By Jeffrey P. Snider
The European mess is coming more into view, and in almost every case that is a negative outcome. There really isn't much going right in Europe right now, belying everything that was said, done or proclaimed only a year ago.
Italian unemployment unexpectedly rose to a record high that's more than double the German rate, keeping alive concerns about the diverging growth outlook in the euro area.
The jobless rate increased to 13.4 percent from a revised 13.3 percent in October, while separate data showed the euro-region rate at 11.5 percent. The reports contrast with data from Germany showing unemployment there fell to the lowest in more than two decades last month.
I highly doubt that Italy's retrenching was "unexpected" as weakness has been obvious in the Eurozone for months now. If it wasn't enough that credit markets are so completely distorted as to be unrecognizable to fundamental tenets of finance, then at least observing the desperation with which the ECB has operated since June would be a clue. And that raises a fundamental question about mainstream views on monetary economics, as expressed below by the New York Times in merely observing, detached, the final coming of "negative inflation."
But the question raised by many economists is whether the European Central Bank has waited too long to act, and whether its arsenal is powerful enough to address the eurozone's fundamental problem - a dearth of demand from businesses and consumers for goods and services.
Have not the economists noticed the constant attention on Mario Draghi this year? I find it hard to believe that everything the ECB has done to this point has slipped unnoticed even to the narrow gaze of "economists." Rather, they likely wish that nobody would notice how everything, which has been a constant and unnatural noise emanating from that balance sheet, has simply failed to this point.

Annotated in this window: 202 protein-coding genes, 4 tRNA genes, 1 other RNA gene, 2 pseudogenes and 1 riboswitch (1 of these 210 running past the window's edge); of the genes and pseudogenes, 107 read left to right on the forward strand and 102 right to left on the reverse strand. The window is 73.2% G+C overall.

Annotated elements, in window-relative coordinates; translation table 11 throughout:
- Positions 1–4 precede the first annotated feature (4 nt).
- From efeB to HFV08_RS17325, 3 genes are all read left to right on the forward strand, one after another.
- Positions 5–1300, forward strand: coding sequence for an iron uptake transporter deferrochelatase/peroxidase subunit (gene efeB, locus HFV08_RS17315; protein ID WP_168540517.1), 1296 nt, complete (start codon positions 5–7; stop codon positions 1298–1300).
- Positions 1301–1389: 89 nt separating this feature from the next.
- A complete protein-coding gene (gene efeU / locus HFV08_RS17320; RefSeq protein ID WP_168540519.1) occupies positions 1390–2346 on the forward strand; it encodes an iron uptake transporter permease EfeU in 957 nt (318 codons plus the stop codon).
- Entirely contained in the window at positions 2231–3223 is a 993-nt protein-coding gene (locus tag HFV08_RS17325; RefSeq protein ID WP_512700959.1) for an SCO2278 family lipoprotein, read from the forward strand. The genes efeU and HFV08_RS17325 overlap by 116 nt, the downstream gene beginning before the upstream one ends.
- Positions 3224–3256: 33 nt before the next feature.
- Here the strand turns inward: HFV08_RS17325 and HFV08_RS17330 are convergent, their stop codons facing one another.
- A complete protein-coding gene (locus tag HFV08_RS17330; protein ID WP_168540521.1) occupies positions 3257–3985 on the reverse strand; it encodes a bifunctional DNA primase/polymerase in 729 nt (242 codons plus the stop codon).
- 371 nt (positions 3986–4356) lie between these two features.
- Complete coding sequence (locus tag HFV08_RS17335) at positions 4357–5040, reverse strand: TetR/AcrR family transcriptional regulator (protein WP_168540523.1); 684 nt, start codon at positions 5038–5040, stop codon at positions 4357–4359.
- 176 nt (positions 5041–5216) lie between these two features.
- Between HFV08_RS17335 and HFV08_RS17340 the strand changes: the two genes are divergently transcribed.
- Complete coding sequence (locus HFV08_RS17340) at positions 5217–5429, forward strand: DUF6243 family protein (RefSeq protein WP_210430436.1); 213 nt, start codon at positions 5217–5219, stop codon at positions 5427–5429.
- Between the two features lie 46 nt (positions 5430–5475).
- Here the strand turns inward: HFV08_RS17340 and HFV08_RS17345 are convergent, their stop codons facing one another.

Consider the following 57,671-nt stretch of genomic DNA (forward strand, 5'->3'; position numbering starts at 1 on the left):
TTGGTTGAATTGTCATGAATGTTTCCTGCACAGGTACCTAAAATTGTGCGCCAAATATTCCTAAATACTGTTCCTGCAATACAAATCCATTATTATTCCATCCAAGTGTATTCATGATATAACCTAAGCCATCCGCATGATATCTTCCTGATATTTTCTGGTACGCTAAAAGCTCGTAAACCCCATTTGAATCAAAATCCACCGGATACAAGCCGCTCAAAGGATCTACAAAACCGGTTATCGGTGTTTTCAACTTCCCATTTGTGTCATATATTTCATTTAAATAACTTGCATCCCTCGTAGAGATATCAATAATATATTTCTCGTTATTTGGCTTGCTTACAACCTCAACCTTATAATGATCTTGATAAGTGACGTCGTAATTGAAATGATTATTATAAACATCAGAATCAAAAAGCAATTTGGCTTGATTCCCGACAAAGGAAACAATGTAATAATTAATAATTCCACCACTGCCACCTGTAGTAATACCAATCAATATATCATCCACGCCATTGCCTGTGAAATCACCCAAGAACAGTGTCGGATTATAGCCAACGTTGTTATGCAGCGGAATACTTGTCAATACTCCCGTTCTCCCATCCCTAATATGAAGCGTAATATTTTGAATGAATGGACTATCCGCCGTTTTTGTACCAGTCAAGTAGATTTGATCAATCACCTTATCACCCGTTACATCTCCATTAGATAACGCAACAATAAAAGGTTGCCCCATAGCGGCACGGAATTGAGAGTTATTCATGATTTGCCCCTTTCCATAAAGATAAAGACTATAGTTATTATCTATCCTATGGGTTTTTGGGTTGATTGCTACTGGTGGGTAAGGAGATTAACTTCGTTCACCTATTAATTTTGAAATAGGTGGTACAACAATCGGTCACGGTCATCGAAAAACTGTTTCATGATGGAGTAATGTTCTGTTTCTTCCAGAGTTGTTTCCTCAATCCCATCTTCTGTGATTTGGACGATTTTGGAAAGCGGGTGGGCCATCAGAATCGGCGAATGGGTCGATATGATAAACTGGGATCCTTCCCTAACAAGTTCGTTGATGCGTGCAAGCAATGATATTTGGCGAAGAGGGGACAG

Plotting Eurozone "inflation" shows absolutely no imprint of the ECB anywhere, so maybe unfamiliar observers would be forgiven for missing all the fuss; none of the trillions in euros have mattered and that is the main point to which "economists" wish to plead ignorance (on your behalf).
The second part of that NYT quote may actually be more problematic, as if the ECB could invoke "demand" out of monetary nothingness. Aggregate demand adherents, who encompass the entire orthodox complex and nearly every major central bank (with one evolving), certainly believe that increasing credit is tantamount to conjuring "demand." To that end, "fixing" the banking system was paramount, but we see unequivocally that there is no reciprocation, at all.
The entire theory of monetarism is coming undone in spectacular and empirical fashion, which leaves the entire status quo exposed. All that is left in defense is the same old refrain of "it wasn't big enough." That's great for those in the ivory towers blinding themselves to the reality of a lost generation of Italians, Spaniards, French and now even Germans; a listing to which even the FOMC is worried may yet add Americans.
Why anyone ever expected a different outcome is due solely to unrepentant ideology, since these central banks are following almost exactly the Japanese "model." The global economy is just following along as money dies. Though Greece will be blamed as contagion, it will ultimately be proved as Japanification by monetary proxy.